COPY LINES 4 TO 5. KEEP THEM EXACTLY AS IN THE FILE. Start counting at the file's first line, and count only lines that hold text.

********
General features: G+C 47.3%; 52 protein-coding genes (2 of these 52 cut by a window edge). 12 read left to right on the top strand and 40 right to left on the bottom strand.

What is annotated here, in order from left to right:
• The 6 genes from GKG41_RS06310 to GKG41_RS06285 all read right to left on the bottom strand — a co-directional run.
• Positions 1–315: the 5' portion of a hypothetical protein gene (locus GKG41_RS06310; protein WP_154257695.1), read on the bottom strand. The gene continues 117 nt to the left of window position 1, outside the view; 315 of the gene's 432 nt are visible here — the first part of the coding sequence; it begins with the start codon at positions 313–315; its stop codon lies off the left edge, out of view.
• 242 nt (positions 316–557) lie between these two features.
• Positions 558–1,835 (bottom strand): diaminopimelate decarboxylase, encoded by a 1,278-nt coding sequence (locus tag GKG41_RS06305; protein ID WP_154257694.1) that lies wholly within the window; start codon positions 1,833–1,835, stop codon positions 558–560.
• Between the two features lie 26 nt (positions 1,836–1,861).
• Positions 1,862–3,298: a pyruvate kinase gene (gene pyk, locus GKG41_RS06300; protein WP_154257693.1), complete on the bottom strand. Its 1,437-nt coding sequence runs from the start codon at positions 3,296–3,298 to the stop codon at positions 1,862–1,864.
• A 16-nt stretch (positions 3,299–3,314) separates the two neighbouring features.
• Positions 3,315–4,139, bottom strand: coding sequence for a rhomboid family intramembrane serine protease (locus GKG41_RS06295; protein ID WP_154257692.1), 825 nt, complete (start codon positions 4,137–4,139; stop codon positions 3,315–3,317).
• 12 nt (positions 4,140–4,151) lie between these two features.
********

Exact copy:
• Positions 1–315: the 5' portion of a hypothetical protein gene (locus GKG41_RS06310; protein WP_154257695.1), read on the bottom strand. The gene continues 117 nt to the left of window position 1, outside the view; 315 of the gene's 432 nt are visible here — the first part of the coding sequence; it begins with the start codon at positions 313–315; its stop codon lies off the left edge, out of view.
• 242 nt (positions 316–557) lie between these two features.